The Medicines and Healthcare Regulatory Agency (MHRA) is cracking down on the diversion of Prescription-Only Medicines (POM) onto the criminal market, after first becoming aware of a significant diversion of benzodiazepines and other hypnotics/anxiolytics in 2016.
During 2017 MHRA expanded operations to 19 active investigations and have made more than 40 arrests. Our investigations have revealed an extensive network of criminality involving businesses such as wholesale dealers and a small number of registered pharmacies throughout the UK diverting medicines.
Between 2013 and 2016 an estimated £115-200m of medicines were diverted from the legitimate supply chain onto the criminal market, putting thousands of vulnerable people at risk.
The independent review into dependence and addiction to prescription drugs, recently announced by the Department of Health and Social Care, highlights the scale of the problem. The review will be looking into the results of a recent Home Office survey which found 7.6% of adults had taken a prescription-only painkiller not prescribed to them.
Arrests have been made for offences such as possession with intent to supply a controlled drug, and offences under the Proceeds of Crime Act.
The focus of our investigation is Prescription-Only Medicines such as benzodiazepines and anxiolytics including Diazepam and Zopiclone as well as the painkiller Tramadol.
These medicines are being sold through websites acting illegally, and people should be careful when buying medicines online. Criminals are known to exploit vulnerable people by selling medicines through unregulated websites and stealing their credit card details.
Self-diagnosis and self-medication can be dangerous. All of the Prescription-Only medicines currently being investigated have the potential to result in addiction. However, when these are appropriately prescribed there are measures in place to reduce this risk including restrictions on the dose or duration of treatment.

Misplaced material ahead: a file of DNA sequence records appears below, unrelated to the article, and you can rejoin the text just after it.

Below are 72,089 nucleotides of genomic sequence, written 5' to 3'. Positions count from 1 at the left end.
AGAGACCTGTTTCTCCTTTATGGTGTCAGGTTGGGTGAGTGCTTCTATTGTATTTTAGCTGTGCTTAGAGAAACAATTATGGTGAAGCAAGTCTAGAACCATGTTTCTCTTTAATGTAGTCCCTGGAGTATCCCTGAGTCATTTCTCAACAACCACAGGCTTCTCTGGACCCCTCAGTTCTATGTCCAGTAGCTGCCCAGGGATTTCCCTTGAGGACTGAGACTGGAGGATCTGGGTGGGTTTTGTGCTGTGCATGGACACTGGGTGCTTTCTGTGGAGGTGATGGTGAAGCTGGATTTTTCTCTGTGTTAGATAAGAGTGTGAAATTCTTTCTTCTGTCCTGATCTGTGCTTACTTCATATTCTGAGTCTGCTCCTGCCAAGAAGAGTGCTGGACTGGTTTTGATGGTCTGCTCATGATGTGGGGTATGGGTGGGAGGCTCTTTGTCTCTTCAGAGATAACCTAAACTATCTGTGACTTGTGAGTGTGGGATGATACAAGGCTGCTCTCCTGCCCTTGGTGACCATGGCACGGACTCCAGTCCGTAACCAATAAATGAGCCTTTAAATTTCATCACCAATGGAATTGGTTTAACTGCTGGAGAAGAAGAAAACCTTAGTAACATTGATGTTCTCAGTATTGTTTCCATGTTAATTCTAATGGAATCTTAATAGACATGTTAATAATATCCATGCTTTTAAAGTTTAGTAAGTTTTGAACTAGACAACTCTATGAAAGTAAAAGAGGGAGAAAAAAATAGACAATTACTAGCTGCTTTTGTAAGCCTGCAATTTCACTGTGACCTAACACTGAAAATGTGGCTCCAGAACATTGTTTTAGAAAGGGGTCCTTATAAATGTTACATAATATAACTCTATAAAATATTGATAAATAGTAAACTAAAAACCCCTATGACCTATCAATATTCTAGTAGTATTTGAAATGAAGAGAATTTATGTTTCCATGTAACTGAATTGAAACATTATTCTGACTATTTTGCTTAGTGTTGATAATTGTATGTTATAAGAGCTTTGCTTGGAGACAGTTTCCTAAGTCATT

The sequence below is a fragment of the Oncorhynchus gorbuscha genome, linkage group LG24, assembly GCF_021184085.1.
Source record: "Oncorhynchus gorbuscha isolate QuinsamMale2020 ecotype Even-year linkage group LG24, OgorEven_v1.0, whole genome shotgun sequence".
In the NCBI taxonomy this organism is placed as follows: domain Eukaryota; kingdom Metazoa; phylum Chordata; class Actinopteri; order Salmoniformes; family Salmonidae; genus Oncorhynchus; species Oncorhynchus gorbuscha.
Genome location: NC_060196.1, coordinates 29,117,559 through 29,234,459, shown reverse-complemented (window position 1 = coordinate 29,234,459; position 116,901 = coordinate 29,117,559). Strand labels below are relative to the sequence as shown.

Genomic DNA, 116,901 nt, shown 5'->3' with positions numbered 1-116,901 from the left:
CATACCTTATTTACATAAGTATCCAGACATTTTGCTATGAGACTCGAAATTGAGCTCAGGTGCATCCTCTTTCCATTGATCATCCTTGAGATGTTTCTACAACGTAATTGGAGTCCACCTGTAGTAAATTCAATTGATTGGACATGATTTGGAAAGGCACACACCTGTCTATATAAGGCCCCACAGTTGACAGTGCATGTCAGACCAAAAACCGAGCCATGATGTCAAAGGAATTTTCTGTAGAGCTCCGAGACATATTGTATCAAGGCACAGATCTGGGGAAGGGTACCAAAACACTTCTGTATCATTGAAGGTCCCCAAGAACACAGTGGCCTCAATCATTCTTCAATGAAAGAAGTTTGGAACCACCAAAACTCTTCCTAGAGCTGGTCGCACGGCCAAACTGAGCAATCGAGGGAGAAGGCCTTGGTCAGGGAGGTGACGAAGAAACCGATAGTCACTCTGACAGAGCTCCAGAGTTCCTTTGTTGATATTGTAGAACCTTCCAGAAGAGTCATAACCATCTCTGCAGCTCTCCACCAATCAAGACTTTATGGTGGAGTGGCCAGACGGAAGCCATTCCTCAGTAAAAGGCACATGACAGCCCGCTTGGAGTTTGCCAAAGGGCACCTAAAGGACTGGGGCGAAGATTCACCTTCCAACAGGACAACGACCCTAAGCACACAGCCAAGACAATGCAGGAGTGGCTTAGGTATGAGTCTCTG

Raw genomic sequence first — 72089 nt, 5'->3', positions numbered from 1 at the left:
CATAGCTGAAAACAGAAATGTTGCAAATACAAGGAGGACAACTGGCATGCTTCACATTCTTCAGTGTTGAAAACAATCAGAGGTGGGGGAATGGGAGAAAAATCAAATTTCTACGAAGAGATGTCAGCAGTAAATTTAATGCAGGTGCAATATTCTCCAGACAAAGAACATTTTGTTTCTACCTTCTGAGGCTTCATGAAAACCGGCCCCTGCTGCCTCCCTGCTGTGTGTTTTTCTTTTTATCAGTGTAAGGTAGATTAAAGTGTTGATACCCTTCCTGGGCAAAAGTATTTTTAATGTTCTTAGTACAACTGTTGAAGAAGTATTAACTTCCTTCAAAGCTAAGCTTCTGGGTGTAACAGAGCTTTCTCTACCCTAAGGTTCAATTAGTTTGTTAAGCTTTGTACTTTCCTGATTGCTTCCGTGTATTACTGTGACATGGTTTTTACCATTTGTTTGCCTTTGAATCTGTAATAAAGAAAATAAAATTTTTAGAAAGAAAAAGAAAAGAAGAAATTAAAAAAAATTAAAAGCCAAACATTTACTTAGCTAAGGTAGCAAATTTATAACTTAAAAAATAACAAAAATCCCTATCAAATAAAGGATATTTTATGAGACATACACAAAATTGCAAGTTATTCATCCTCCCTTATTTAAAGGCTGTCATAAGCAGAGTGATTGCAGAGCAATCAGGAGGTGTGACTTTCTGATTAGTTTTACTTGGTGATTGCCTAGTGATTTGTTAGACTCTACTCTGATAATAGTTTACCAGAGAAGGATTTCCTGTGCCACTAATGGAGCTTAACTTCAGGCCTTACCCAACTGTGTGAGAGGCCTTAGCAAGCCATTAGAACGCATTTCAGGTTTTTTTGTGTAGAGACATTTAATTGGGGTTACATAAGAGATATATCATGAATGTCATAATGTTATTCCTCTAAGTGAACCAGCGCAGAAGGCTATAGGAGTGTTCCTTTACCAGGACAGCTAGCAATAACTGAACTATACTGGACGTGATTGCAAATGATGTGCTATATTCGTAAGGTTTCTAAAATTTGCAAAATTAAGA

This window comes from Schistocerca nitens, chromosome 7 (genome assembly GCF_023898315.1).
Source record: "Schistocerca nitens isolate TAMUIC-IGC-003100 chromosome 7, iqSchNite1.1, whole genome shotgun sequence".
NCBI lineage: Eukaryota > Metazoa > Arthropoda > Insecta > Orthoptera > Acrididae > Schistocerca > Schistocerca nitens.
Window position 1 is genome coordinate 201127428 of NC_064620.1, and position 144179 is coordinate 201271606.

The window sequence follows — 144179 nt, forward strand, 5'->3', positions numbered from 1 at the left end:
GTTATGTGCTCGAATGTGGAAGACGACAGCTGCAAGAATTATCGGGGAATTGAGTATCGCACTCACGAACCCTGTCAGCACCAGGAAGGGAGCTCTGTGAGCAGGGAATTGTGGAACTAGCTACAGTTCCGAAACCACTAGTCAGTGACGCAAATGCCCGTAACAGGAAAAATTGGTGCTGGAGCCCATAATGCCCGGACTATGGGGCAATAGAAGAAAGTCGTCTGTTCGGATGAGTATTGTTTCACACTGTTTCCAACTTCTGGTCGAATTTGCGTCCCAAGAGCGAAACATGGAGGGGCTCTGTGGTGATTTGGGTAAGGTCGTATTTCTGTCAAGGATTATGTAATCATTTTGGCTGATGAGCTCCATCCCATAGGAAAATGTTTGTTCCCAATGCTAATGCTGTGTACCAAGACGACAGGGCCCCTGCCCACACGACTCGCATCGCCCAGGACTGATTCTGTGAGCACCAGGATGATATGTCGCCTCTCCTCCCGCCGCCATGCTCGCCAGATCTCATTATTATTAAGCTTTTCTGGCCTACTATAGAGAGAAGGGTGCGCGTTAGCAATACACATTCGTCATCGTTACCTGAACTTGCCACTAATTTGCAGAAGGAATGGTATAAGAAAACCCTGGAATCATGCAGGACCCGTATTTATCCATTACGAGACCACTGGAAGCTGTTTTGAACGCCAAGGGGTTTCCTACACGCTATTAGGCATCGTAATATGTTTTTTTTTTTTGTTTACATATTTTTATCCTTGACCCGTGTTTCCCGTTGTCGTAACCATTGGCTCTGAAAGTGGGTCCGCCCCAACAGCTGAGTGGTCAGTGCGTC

There is no indication this criminality has led to medicines shortages or issues with the legitimate supply of medicines to the public and medicines supplied with a prescription, through registered pharmacies, are unaffected.
Alastair Jeffrey, MHRA Head of Enforcement, said:
Selling medicines outside of the regulated supply chain is a serious criminal offence and we are working relentlessly with regulatory and law enforcement colleagues to identify and prosecute all those involved in this activity.
The medicines being sold are potent and should only be taken under medical supervision.
Criminals involved are exploiting people when they are at their most vulnerable; their only objective is to make money.
We will continue to concentrate our efforts on identifying the criminals involved and ensure they are prosecuted through the courts.
Victoria Atkins MP, Minister for Crime, Safeguarding and Vulnerability said:
I welcome this investigation by the MHRA, which shows there is no hiding place for criminals who try to sell prescription drugs illegally.
Drug misuse can cause untold harm and devastate lives and this Government will take whatever action is necessary to keep our families and communities safe.
Our Drug Strategy sets out a balanced approach which brings together police, health, community and global partners to tackle the illicit drug trade, protect the most vulnerable and help those with a drug dependency to recover and turn their lives around.
Duncan Rudkin, Chief Executive of General Pharmaceutical Council:
We are working closely with the MHRA on the ongoing investigations into these very serious criminal offences. We have already taken action to suspend five pharmacists under interim orders and are actively reviewing at each stage of the investigations whether we need to take further action to protect the public.
We would also strongly urge people not to take any prescription medicines unless they have a valid prescription, as they could be putting their health at serious risk.
People wishing to report criminal activity relating to the diversion of these medicines should report this to us to our case referrals email address: CaseReferrals@mhra.gov.uk. You may also provide information anonymously through Crimestoppers